Re: [HACKERS] Secondary index access optimizations

From: Konstantin Knizhnik <k(dot)knizhnik(at)postgrespro(dot)ru>
To: pgsql-hackers(at)lists(dot)postgresql(dot)org
Subject: Re: [HACKERS] Secondary index access optimizations
Date: 2018-01-11 11:59:09
Message-ID: 9992a103-d6dd-fdd9-70d6-72cd526277f2@postgrespro.ru
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On 11.01.2018 12:34, Antonin Houska wrote:
> Konstantin Knizhnik <k(dot)knizhnik(at)postgrespro(dot)ru> wrote:
>
>> On 09.01.2018 19:48, Antonin Houska wrote:
>>
>>> Have you considered using the range types (internally in
>>> operator_predicate_proof()) instead of hard-coding operator OIDs? The range
>>> types do have the knowledge that k < 20001 and k <= 20000 are equivalent for
>>> integer type:
>>>
>>> postgres=# SELECT int4range '(, 20001)' = int4range '(, 20000]';
>>> ?column?
>>> ----------
>>> t
>>> (1 row)
>> It is bright idea, but it is not quit clear to me how to implement it.
>> There are several builtin ranges types in Postgres: int4range, int8range, numrange, tsrange, tstzrange, daterange.
>>
>> Among them int4range, int8range and daterange are discrete types having canonical function, for which this transformation rules are applicable.
>> Now I perform checks for all this types. So the challenge is to support user defined range types with canonical function.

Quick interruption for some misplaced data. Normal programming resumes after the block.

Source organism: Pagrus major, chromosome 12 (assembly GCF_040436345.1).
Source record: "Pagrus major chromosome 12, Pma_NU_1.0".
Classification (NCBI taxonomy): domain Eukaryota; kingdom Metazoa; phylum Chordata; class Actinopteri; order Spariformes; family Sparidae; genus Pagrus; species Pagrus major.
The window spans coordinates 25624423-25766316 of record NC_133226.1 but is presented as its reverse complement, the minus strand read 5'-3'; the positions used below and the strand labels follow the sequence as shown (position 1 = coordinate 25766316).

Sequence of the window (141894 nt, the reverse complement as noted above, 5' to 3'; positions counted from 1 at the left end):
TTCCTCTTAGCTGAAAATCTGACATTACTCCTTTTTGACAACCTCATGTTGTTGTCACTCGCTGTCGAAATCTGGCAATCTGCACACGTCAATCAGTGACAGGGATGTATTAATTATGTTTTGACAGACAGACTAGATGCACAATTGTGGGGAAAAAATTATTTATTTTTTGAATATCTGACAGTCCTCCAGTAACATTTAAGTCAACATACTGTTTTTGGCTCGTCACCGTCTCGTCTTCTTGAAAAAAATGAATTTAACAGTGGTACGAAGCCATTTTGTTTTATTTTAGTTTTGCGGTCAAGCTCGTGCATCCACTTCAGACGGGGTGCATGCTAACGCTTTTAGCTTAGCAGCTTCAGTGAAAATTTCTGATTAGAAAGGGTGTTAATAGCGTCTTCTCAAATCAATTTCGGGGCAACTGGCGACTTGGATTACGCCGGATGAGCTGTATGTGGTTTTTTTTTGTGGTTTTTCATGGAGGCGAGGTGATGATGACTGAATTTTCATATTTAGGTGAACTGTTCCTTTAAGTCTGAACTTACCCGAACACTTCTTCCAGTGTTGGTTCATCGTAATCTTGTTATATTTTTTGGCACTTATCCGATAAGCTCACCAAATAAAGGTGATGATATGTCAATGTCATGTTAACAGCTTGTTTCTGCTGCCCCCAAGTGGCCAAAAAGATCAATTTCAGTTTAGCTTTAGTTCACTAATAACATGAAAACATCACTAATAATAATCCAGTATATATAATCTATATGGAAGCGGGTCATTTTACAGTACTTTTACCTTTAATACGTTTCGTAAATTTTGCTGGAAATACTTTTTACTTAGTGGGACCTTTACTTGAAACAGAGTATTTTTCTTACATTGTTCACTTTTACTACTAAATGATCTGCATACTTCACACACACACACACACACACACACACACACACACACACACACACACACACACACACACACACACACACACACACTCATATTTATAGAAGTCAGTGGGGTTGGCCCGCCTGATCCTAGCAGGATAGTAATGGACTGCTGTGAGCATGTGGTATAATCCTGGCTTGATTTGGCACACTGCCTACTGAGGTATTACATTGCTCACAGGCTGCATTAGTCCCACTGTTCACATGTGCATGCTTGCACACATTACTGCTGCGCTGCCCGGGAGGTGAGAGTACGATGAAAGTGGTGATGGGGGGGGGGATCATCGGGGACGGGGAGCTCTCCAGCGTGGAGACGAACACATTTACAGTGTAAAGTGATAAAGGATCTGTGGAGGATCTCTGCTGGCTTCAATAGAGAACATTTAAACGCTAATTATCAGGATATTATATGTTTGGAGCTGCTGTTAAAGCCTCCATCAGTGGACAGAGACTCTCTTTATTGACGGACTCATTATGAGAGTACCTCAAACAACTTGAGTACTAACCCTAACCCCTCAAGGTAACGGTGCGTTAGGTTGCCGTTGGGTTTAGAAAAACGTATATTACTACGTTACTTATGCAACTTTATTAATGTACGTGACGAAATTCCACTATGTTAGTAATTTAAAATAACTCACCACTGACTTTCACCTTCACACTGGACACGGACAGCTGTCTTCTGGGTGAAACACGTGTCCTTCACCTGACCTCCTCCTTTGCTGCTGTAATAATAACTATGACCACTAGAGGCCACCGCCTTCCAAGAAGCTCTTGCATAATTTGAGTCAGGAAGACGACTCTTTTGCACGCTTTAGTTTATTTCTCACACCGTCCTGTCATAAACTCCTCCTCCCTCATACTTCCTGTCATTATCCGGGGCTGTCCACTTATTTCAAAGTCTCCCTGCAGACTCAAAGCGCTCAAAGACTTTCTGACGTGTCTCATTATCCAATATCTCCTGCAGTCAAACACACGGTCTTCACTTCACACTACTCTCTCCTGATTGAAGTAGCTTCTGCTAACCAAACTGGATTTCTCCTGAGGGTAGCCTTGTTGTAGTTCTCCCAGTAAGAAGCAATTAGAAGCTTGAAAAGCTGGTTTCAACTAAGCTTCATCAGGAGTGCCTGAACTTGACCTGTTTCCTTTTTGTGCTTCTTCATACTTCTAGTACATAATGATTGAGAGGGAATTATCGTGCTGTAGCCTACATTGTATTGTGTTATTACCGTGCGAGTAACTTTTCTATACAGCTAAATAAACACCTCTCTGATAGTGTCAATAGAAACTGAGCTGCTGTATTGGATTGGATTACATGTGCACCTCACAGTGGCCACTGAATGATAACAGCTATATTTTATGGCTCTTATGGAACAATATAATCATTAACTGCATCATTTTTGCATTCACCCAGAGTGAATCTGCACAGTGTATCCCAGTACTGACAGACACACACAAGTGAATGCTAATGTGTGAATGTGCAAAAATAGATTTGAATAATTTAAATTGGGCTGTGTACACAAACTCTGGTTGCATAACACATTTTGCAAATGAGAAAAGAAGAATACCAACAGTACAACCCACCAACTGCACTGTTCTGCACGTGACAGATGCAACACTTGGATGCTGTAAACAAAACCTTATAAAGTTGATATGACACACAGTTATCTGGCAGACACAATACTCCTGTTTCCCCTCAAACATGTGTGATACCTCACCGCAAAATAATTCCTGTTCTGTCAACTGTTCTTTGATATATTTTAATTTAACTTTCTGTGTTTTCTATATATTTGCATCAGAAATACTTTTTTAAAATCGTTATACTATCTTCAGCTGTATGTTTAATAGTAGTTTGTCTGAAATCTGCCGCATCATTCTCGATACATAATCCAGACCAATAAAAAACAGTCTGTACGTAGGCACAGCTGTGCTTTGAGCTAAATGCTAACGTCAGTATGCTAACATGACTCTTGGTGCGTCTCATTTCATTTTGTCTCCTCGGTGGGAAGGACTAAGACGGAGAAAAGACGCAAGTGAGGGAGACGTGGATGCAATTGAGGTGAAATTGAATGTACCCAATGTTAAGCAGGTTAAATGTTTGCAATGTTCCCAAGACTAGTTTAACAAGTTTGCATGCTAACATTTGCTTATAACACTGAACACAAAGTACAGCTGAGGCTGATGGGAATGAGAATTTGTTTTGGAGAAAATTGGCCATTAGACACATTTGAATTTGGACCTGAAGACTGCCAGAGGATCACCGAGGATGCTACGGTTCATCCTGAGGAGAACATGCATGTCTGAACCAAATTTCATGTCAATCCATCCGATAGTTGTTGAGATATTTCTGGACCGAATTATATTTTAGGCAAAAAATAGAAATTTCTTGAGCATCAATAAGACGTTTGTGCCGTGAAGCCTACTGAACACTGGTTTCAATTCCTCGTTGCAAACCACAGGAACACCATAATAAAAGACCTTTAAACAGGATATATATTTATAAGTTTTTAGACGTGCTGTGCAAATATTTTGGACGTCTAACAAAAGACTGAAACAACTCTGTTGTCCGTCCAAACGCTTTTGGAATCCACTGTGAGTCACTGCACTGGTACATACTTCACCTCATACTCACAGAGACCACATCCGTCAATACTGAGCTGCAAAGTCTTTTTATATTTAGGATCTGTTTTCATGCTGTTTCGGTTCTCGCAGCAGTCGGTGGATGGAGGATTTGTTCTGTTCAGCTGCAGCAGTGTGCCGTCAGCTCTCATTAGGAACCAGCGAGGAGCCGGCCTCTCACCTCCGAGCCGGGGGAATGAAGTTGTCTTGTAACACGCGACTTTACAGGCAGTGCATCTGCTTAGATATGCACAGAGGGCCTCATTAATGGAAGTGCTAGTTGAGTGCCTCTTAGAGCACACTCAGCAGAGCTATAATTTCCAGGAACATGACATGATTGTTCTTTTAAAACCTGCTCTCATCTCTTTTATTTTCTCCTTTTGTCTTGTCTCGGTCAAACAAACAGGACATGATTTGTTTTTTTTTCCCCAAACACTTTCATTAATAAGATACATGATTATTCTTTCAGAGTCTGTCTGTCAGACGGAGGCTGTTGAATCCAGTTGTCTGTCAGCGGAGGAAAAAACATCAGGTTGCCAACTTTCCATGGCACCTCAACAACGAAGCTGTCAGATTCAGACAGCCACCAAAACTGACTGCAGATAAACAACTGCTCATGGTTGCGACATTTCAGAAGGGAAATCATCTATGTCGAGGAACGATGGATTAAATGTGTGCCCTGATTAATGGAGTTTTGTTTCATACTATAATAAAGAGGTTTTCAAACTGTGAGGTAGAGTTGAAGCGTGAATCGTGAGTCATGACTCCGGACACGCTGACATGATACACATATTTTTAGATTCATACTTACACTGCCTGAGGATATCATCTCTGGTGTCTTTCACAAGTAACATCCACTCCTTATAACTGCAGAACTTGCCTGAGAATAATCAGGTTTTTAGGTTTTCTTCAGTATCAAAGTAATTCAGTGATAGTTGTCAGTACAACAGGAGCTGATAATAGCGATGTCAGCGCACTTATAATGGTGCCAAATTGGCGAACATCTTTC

>> As input operator_predicate_proof function has Oid of comparison operator and Const * expression representing literal value.
>> So I see the following generic way of checking equivalence of ranges:
>>
>> 1. Get name of operator. If it is '<=' or '>=' then it is closed interval, if it is '<' or '>' then it is open interval.
>> 2. Convert Const to text (using type's out function) and construct interval: '(,"$value"]' for '<=', '["$value",)' for '>=', '(,"$value")' for '<' and '("$value",)' for '>'.
>> 3. Find range type from type of the constant:
>> select * from pg_range where rngsubtype=?;
>> 4. Try to cast constructed above string to this range type (using type's in function).
>> 5. Compare two produced ranges and if them are equal, then operator_predicate_proof should return true.
> I haven't thought that much about details, so just one comment: you shouldn't
> need the conversion to text and back to binary form. utils/adt/rangetypes.c
> contains constructors that accept the binary values.
>
Attached please find new version of the patch which uses range type to
interval matching in operator_predicate_proof function.

--
Konstantin Knizhnik
Postgres Professional: http://www.postgrespro.com
The Russian Postgres Company

Attachment Content-Type Size
optimizer-7.patch text/x-patch 47.7 KB

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